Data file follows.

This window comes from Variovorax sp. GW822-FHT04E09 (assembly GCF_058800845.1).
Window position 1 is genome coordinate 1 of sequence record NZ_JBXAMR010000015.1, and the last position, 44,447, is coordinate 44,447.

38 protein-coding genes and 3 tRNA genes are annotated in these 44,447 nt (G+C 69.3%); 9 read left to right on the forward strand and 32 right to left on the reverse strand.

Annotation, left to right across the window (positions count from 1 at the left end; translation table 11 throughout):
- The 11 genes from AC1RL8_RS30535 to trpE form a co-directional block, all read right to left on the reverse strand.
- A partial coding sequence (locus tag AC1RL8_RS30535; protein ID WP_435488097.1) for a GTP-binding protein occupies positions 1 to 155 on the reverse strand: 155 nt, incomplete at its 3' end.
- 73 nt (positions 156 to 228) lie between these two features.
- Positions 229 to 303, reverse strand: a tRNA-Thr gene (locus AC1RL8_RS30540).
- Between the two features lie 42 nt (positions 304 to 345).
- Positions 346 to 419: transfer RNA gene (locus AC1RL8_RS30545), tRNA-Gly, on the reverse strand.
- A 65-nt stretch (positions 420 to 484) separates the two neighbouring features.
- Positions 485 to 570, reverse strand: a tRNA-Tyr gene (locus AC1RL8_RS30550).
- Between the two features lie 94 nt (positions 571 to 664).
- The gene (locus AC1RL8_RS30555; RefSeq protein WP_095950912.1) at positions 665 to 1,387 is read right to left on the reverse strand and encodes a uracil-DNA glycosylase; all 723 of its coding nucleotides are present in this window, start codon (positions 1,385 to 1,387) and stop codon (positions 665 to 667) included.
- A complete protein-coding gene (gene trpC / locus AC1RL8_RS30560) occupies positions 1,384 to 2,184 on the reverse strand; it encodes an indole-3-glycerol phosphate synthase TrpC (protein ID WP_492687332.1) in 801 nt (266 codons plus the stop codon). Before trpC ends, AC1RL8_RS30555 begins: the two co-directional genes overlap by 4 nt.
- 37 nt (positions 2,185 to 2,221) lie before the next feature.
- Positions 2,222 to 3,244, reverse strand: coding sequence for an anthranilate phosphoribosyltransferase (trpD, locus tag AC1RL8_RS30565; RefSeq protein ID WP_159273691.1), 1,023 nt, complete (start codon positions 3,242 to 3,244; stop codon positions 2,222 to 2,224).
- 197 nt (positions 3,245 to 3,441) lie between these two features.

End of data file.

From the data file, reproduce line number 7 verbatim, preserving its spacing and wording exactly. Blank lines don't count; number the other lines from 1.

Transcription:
- 73 nt (positions 156 to 228) lie between these two features.